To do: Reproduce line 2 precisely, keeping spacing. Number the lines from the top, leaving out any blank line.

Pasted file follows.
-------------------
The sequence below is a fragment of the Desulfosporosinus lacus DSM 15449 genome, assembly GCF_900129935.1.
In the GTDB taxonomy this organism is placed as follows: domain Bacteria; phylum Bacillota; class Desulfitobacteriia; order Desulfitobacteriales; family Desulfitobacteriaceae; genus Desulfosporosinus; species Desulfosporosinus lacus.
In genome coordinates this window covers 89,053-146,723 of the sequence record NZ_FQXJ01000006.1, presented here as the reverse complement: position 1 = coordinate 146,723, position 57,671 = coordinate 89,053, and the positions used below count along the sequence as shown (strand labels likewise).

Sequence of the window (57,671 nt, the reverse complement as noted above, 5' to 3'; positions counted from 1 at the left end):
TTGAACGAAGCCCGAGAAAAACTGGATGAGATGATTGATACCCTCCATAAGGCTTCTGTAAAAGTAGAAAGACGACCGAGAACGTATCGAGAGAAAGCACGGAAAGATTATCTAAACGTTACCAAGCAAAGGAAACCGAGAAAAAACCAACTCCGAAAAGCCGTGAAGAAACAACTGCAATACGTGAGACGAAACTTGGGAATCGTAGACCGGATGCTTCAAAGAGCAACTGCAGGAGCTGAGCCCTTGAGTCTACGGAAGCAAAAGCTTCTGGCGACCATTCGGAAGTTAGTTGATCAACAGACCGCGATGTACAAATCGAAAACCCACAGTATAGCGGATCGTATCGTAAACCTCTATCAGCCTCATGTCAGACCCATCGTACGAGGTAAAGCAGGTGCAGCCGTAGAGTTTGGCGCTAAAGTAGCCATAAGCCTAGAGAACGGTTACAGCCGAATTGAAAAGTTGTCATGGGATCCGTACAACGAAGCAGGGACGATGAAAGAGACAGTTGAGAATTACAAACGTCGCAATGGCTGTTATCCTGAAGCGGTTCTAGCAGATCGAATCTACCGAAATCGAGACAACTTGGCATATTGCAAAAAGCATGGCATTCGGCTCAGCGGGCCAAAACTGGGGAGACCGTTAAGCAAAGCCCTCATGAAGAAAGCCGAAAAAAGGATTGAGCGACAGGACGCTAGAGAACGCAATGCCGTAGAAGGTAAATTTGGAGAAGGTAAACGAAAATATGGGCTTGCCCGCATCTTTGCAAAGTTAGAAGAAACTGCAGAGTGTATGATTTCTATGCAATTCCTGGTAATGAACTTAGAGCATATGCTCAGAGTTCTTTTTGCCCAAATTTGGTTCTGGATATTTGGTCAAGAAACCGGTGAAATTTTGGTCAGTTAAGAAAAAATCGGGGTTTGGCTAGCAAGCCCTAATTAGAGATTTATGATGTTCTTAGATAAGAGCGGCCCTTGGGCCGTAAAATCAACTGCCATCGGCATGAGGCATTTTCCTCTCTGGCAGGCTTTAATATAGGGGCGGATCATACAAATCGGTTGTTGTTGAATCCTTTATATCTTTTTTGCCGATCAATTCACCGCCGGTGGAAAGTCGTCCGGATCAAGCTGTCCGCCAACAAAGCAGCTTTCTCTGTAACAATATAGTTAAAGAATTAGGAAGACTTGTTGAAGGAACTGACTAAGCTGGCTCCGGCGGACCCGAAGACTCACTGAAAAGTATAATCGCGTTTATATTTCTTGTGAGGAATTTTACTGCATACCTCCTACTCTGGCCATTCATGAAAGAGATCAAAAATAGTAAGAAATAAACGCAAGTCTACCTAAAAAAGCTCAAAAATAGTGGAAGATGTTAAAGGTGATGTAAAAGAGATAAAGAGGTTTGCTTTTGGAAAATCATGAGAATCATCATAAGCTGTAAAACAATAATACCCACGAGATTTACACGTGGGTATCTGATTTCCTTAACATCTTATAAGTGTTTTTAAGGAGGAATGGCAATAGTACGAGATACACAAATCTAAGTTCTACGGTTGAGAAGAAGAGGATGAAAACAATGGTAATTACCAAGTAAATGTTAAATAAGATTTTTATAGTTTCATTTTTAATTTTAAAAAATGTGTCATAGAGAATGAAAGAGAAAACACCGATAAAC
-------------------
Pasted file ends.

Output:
In the GTDB taxonomy this organism is placed as follows: domain Bacteria; phylum Bacillota; class Desulfitobacteriia; order Desulfitobacteriales; family Desulfitobacteriaceae; genus Desulfosporosinus; species Desulfosporosinus lacus.